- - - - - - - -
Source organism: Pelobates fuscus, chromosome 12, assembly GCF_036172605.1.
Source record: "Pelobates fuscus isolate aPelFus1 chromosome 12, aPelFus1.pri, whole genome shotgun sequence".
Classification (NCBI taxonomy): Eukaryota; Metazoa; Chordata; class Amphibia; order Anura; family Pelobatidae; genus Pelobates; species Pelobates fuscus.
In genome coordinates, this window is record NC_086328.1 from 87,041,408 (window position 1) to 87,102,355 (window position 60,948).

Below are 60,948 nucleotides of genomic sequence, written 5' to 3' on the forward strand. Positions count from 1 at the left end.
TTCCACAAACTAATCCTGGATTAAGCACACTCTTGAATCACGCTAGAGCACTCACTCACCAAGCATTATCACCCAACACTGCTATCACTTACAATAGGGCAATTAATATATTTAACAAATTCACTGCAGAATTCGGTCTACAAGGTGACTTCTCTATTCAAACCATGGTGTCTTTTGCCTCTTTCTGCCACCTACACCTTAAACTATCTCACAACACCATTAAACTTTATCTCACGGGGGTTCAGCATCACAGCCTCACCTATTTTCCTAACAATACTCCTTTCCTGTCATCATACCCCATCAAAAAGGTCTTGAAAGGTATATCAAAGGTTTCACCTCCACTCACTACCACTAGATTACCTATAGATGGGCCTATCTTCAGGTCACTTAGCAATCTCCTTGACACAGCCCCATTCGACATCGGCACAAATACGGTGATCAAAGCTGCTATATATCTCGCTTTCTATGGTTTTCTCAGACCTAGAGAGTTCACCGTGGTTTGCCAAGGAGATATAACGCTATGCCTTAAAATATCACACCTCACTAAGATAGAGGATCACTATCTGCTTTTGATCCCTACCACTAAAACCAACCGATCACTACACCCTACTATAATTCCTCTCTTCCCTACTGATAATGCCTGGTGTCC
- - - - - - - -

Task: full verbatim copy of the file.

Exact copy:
Source organism: Pelobates fuscus, chromosome 12, assembly GCF_036172605.1.
Source record: "Pelobates fuscus isolate aPelFus1 chromosome 12, aPelFus1.pri, whole genome shotgun sequence".
Classification (NCBI taxonomy): Eukaryota; Metazoa; Chordata; class Amphibia; order Anura; family Pelobatidae; genus Pelobates; species Pelobates fuscus.
In genome coordinates, this window is record NC_086328.1 from 87,041,408 (window position 1) to 87,102,355 (window position 60,948).

Below are 60,948 nucleotides of genomic sequence, written 5' to 3' on the forward strand. Positions count from 1 at the left end.
TTCCACAAACTAATCCTGGATTAAGCACACTCTTGAATCACGCTAGAGCACTCACTCACCAAGCATTATCACCCAACACTGCTATCACTTACAATAGGGCAATTAATATATTTAACAAATTCACTGCAGAATTCGGTCTACAAGGTGACTTCTCTATTCAAACCATGGTGTCTTTTGCCTCTTTCTGCCACCTACACCTTAAACTATCTCACAACACCATTAAACTTTATCTCACGGGGGTTCAGCATCACAGCCTCACCTATTTTCCTAACAATACTCCTTTCCTGTCATCATACCCCATCAAAAAGGTCTTGAAAGGTATATCAAAGGTTTCACCTCCACTCACTACCACTAGATTACCTATAGATGGGCCTATCTTCAGGTCACTTAGCAATCTCCTTGACACAGCCCCATTCGACATCGGCACAAATACGGTGATCAAAGCTGCTATATATCTCGCTTTCTATGGTTTTCTCAGACCTAGAGAGTTCACCGTGGTTTGCCAAGGAGATATAACGCTATGCCTTAAAATATCACACCTCACTAAGATAGAGGATCACTATCTGCTTTTGATCCCTACCACTAAAACCAACCGATCACTACACCCTACTATAATTCCTCTCTTCCCTACTGATAATGCCTGGTGTCC